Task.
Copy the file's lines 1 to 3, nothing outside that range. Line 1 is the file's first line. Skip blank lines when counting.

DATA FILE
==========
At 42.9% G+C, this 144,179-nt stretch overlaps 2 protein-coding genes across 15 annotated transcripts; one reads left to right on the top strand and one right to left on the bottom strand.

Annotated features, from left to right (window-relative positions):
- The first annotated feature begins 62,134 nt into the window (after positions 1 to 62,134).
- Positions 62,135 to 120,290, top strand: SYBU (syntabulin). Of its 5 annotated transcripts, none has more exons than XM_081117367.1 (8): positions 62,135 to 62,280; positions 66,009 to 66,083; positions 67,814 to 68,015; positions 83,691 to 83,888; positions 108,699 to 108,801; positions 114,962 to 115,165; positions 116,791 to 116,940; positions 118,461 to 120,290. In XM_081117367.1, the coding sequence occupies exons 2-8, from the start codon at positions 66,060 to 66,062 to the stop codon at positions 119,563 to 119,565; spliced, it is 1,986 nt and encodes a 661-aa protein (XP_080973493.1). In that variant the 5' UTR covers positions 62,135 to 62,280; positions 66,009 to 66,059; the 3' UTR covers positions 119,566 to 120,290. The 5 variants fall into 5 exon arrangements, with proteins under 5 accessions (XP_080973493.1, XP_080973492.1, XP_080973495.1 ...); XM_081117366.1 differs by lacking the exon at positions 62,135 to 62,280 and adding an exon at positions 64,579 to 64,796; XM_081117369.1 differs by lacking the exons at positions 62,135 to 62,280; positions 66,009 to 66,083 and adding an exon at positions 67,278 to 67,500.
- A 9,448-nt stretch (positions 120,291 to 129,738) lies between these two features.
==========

At 42.9% G+C, this 144,179-nt stretch overlaps 2 protein-coding genes across 15 annotated transcripts; one reads left to right on the top strand and one right to left on the bottom strand.

Annotated features, from left to right (window-relative positions):
- The first annotated feature begins 62,134 nt into the window (after positions 1 to 62,134).